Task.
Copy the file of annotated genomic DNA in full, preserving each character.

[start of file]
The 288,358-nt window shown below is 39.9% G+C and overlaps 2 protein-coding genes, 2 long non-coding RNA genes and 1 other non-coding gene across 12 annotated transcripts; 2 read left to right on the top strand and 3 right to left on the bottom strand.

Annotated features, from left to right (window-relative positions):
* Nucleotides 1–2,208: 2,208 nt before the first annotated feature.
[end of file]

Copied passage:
The 288,358-nt window shown below is 39.9% G+C and overlaps 2 protein-coding genes, 2 long non-coding RNA genes and 1 other non-coding gene across 12 annotated transcripts; 2 read left to right on the top strand and 3 right to left on the bottom strand.

Annotated features, from left to right (window-relative positions):
* Nucleotides 1–2,208: 2,208 nt before the first annotated feature.